It’s taken me a long time to sit down and write this. Not only because things have been hard lately, but also because in the last few years it seems to take me a long time to do anything—to achieve anything. Even the smallest daily tasks can be difficult for me. I have depression and anxiety. Two things that admittedly I did not truly believe existed until I personally experienced the full, ugly brunt of them and was forced to face the truth.
For the longest time I thought I was just lazy. I thought, like I had been told many times before, that being productive was as simple as just getting up and doing things. I assumed that the surge of nervous energy that consumed me before work, school, meeting new people or doing new things was silly. I didn’t know that the alluring draw to stay on the couch, the feeling of apathy and the dizzying anxiety was a sign from my body that something was truly wrong. It wasn’t until I hit my own rock bottom and started going to therapy that I realized I wasn’t lazy and my worries weren’t meaningless. I learned that I was plagued with a real disorder that had skillfully seeped into and poisoned nearly every aspect of my life.
It may come as a surprise to many who know me, even my closest friends and family, because on the outside I am seemingly quite together and motivated. I have accomplished a lot in my life and throughout my years with depression and anxiety I have managed to maintain a relatively normal, even successful, existence. However, what people don’t know is that every day is a struggle to not give into that dark voice that tells me, “You won’t get anywhere. What’s the point? Just go back to bed.”
As a child I pretended to be sick a lot so I could stay home. After my parents would go to work, I would sit on the couch and cry, wondering why I ignored my responsibility. I rarely faked sick to avoid tests or projects. On the contrary, I enjoyed my classes and seeing my friends. But often, the simple thought of leaving the house scared me or seemed just too taxing. I didn’t understand why and couldn’t make sense of it. At a young age, I created an angry, judgmental, monster of an inner critic that got really good at pointing out how lazy and disappointing I was. That voice grew up with me and became stronger and louder.
Two years ago it got so loud that I was forced to reach out to a local guidance center and began some one-on-one counseling. My parents and friends were concerned. I would go weeks without leaving the house outside of general obligations. I’d stay up until 4 a.m. watching mindless television. Sleeping was difficult to do, but also the only thing I felt capable of. I’d cry every day, calling my best friend and my parents so frequently, I can imagine there were times they didn’t want to pick up the phone. Most conversations ended with, “I love you, but I don’t know how to help you.” They were tapped out, understandably so, and urged me to seek professional help. I begrudgingly went to therapy under the guise that I was just trying to get over a breakup, only to realize that admitting you have a problem truly is the first step.
Since then I have progressed in so many ways I can’t accurately convey just how integral therapy is to my life. I’ve learned to quiet the voice that tells me I am not enough and replace it with one of compassion, of understanding. Yet there are still days, weeks, even months where I avoid my responsibilities. I commit to hanging out with friends and then cancel last minute. I sign up for projects that I never complete. I go MIA for a while and don’t talk to anyone. I know that in doing so I let people down. I let myself down.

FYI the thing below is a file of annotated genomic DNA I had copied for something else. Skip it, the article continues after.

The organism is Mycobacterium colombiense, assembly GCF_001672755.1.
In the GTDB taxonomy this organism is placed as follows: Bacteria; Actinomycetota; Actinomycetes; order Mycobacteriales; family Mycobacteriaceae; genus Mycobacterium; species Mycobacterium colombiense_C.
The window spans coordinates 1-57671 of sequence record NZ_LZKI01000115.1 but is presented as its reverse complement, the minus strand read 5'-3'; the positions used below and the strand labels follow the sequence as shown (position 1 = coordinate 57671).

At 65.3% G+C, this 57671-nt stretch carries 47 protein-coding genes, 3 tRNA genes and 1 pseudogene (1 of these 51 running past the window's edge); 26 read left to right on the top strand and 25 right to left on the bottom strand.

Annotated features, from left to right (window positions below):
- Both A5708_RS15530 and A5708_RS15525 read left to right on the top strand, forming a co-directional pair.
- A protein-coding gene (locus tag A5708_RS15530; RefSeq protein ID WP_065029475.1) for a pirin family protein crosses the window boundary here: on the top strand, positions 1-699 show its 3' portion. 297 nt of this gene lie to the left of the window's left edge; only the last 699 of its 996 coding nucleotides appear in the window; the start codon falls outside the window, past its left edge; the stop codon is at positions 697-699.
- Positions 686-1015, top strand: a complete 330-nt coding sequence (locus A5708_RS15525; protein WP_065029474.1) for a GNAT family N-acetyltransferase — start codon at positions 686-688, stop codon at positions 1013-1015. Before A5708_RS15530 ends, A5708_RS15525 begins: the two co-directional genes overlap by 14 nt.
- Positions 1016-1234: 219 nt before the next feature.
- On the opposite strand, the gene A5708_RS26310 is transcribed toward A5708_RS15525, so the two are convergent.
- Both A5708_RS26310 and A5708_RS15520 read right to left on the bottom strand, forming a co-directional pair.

There have been many times on my journey I have asked myself, “What’s the point?” if I still can’t manage to follow through every time. During the moments when I hit setback after setback (and mind you—there are plenty), I lose perspective and think that I’ll never be as great as I have the potential to be.
I’m doomed to let everyone down, even myself.
That is when it’s more important than ever to remind myself how far I’ve come. That while I may have never written that one story, taken that class or answered that email, that text, that phone call, at least I made it to my therapy appointment this week. At least I got that new job. At least I talked myself out of that panic attack.
For someone who is intrinsically very goal-oriented, I have had to learn to acknowledge that I can only handle so much sometimes. That this life is a life in progress, and that with each passing day I am growing into someone who can better handle this disorder. I have learned that success cannot be met without a little failure. That from time to time I will falter but in the long run I will never give up. For others like me, I’m sure you might ask yourself, “Does knowing I can’t always handle the responsibility mean I should give up the things I love or the things I want to achieve?”
I have learned that the most important aspect of battling depression and anxiety is being able to forgive yourself for the things that at times you cannot do. Know your limits but healthily push yourself. Without something to work towards, depression and anxiety can and will eat you alive. Relish in the tiny victories, because some days just getting out of bed is enough. Most importantly, share your story. Share with those who love you the reality of where you are and where you want to go. Communication with yourself and with those around you is key.
Remind yourself each and every day—you are not less than. You are not alone. You are enough.
If you or someone you know is suffering from mental illness, please utilize the following resources. There is always help.
- National Suicide Prevention Hotline
- Centre For Clinical Interventions
- Depression and Bipolar Support Alliance
- International OCD Foundation
- Anxiety and Depression Association of America
- Mental Health America
- Mood Juice